Delirium following cardiac surgery affects approximately 30-50% of patients, totaling 200,000 patients per year in this country alone, with patients over 70 years of age representing roughly 50% of those undergoing cardiac surgery. Perioperative delirium in the elderly cardiac surgical patient confers a significant morbid burden of poor functional and cognitive outcome, increased hospital length of stay and increased mortality. The public health impact of delirium in this population will likely only increase over time, making the development of effective approaches to prevention and treatment even more imperative. Further, there are accumulating data that oxidative damage and inflammatory response during cardiopulmonary bypass (CPB) contributes to postoperative organ dysfunction. Additionally, end organ dysfunction, morbidity and mortality have been linked to the deleterious effects of hyperoxia following ischemia-reperfusion injuries in several other disease states. In the current proposal we aim to leverage stored plasma samples collected as part of a prospective randomized controlled trial of patients randomized to one of two intraoperative ventilator management strategies in which the fraction of inspired oxygen is titrated to hyperoxia (100%) or normoxia (35%) conditions with corresponding blood oxygen levels, in order to undertake a nested, case control study. In this factorial design we will establish four matched cohorts of delirium positive, delirium negative, hyperoxia exposed and normoxia exposed patient samples and will apply state-of-the-art approaches, including advanced proteomics, to assess circulating proteins with a view towards biomarker discovery. Specifically, we aim to quantitatively assess the relationship between plasma inflammatory biomarker load with delirium and intraoperative hyperoxia, using advanced proteomic analysis, sampled at two intraoperative time points before and after CPB among patients 65 years old and over undergoing CABG surgery. Using this model we will seek to further elucidate the pathophysiological model related to delirium and hyperoxia, with the hope of identifying novel serum biomarkers that may be predictive of, interact with, or define delirium signatures. Results of the proposed analyses will provide the basis for further mechanistic studies to inform the development of prevention and treatment strategies for postoperative delirium in cardiac surgery and used to lessen the harmful impact of delirium in aging adults.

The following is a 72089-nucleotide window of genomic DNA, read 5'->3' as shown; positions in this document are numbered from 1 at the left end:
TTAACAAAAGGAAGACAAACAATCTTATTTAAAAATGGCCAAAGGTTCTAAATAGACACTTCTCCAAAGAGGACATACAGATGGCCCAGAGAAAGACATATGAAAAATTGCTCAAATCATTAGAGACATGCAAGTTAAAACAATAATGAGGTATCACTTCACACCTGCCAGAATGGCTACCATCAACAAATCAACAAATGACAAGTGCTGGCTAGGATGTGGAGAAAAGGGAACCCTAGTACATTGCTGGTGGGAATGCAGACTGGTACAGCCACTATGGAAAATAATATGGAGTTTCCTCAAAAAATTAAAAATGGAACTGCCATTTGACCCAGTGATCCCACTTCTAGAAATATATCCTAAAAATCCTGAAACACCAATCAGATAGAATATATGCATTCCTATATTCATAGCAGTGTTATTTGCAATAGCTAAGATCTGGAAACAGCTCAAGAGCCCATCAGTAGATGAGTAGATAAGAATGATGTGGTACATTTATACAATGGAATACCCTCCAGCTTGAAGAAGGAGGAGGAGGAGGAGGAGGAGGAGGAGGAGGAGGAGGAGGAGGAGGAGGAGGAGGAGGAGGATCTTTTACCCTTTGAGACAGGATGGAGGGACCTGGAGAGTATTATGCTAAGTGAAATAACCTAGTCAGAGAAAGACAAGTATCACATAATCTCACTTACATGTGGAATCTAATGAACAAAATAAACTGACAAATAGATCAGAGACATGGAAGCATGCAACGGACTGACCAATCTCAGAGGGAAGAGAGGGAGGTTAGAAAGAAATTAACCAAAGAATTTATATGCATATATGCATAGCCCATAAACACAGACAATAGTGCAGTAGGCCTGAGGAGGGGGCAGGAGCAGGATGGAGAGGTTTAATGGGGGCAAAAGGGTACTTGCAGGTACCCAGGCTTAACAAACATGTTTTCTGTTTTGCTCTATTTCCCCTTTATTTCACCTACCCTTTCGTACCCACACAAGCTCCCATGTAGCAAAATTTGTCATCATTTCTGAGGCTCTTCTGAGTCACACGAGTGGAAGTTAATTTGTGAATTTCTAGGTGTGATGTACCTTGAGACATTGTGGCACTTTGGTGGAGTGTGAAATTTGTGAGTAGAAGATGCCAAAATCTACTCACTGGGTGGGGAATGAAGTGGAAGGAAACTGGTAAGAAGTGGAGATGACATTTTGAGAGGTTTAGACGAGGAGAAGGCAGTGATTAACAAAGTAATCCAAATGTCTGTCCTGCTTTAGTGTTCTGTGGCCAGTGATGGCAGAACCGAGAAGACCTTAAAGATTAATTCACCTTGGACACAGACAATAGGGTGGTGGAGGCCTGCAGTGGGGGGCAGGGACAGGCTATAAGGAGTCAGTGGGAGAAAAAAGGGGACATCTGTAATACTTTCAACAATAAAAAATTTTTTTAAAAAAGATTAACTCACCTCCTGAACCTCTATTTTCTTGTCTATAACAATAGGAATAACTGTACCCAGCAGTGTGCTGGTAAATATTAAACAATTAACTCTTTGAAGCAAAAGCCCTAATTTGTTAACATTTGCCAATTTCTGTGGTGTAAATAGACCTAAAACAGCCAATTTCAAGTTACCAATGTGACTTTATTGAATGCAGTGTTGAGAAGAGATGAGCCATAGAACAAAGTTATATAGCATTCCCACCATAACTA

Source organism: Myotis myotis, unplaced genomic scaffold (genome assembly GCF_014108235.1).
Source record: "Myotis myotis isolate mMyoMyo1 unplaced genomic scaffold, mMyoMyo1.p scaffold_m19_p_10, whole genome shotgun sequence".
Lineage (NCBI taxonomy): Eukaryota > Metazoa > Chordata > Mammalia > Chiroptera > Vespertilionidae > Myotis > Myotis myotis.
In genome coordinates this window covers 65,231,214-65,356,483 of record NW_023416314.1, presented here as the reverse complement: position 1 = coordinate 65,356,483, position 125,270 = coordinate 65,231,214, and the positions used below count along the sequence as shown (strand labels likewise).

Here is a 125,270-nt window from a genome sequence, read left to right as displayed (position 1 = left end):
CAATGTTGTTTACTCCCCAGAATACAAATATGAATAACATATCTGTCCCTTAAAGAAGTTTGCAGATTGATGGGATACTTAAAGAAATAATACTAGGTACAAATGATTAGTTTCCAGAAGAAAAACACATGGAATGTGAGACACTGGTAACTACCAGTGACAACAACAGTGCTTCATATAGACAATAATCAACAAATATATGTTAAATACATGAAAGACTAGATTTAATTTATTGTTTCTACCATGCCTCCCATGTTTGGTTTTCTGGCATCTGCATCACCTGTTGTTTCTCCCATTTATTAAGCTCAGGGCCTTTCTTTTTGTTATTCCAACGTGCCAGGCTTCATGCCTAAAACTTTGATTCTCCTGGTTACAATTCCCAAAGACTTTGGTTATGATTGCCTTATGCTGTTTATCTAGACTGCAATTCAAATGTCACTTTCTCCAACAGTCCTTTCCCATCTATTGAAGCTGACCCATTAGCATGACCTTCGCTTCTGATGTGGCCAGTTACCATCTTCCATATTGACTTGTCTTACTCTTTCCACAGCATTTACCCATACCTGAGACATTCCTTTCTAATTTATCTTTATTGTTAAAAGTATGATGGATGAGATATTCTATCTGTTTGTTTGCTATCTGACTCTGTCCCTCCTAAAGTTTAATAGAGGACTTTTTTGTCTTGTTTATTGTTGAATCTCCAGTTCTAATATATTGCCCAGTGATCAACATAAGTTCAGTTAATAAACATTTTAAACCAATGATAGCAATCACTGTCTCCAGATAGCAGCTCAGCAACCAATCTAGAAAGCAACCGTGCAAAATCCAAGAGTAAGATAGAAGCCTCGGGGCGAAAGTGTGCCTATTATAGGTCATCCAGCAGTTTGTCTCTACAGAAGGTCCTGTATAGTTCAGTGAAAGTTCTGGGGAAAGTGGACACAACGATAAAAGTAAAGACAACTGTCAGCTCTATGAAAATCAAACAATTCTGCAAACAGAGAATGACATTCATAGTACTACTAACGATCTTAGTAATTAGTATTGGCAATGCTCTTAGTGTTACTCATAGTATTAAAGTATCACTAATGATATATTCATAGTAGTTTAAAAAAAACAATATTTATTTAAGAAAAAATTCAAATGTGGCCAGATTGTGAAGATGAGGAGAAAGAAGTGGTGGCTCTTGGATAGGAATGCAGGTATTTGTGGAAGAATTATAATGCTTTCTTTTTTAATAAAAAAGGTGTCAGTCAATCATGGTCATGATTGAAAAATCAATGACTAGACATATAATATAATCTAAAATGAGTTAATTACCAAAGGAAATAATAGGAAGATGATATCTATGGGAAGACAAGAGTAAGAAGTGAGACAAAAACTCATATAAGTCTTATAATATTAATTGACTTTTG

PUBLIC HEALTH RELEVANCE: Up to half of older heart surgery patients experience delirium (acute confusion), which results in increased mortality, functional dependence, and cognitive decline. We will apply state-of-the-art biological analysis (Omics) of blood samples from a previously conducted study of older cardiac surgery patients to understand how patients who develop delirium differ from those who do not. By better understanding the biological pathways and markers of delirium, we will be able to design improved strategies to prevent, diagnose, and treat this common, morbid, and costly syndrome.